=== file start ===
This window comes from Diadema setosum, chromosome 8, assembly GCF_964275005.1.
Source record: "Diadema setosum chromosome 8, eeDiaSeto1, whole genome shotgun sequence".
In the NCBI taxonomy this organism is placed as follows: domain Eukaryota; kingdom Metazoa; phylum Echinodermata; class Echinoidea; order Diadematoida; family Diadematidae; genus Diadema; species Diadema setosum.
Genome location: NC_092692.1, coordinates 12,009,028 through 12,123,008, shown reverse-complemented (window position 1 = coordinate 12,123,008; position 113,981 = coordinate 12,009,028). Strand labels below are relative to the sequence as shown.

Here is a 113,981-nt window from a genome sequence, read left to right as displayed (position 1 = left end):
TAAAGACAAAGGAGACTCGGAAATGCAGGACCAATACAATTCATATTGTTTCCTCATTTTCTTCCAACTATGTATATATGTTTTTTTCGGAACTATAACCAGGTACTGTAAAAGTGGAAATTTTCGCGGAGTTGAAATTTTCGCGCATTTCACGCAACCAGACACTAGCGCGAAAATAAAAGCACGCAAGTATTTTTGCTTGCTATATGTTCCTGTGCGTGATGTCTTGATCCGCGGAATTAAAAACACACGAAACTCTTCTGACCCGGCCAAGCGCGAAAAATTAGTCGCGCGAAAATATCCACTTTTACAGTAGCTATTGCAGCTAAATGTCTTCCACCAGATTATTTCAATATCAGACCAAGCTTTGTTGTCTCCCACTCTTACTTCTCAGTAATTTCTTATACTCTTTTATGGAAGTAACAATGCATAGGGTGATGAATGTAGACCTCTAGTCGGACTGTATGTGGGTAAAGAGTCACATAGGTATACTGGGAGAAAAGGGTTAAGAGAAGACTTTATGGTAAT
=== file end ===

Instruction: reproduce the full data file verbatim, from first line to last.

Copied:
This window comes from Diadema setosum, chromosome 8, assembly GCF_964275005.1.
Source record: "Diadema setosum chromosome 8, eeDiaSeto1, whole genome shotgun sequence".
In the NCBI taxonomy this organism is placed as follows: domain Eukaryota; kingdom Metazoa; phylum Echinodermata; class Echinoidea; order Diadematoida; family Diadematidae; genus Diadema; species Diadema setosum.
Genome location: NC_092692.1, coordinates 12,009,028 through 12,123,008, shown reverse-complemented (window position 1 = coordinate 12,123,008; position 113,981 = coordinate 12,009,028). Strand labels below are relative to the sequence as shown.

Here is a 113,981-nt window from a genome sequence, read left to right as displayed (position 1 = left end):
TAAAGACAAAGGAGACTCGGAAATGCAGGACCAATACAATTCATATTGTTTCCTCATTTTCTTCCAACTATGTATATATGTTTTTTTCGGAACTATAACCAGGTACTGTAAAAGTGGAAATTTTCGCGGAGTTGAAATTTTCGCGCATTTCACGCAACCAGACACTAGCGCGAAAATAAAAGCACGCAAGTATTTTTGCTTGCTATATGTTCCTGTGCGTGATGTCTTGATCCGCGGAATTAAAAACACACGAAACTCTTCTGACCCGGCCAAGCGCGAAAAATTAGTCGCGCGAAAATATCCACTTTTACAGTAGCTATTGCAGCTAAATGTCTTCCACCAGATTATTTCAATATCAGACCAAGCTTTGTTGTCTCCCACTCTTACTTCTCAGTAATTTCTTATACTCTTTTATGGAAGTAACAATGCATAGGGTGATGAATGTAGACCTCTAGTCGGACTGTATGTGGGTAAAGAGTCACATAGGTATACTGGGAGAAAAGGGTTAAGAGAAGACTTTATGGTAAT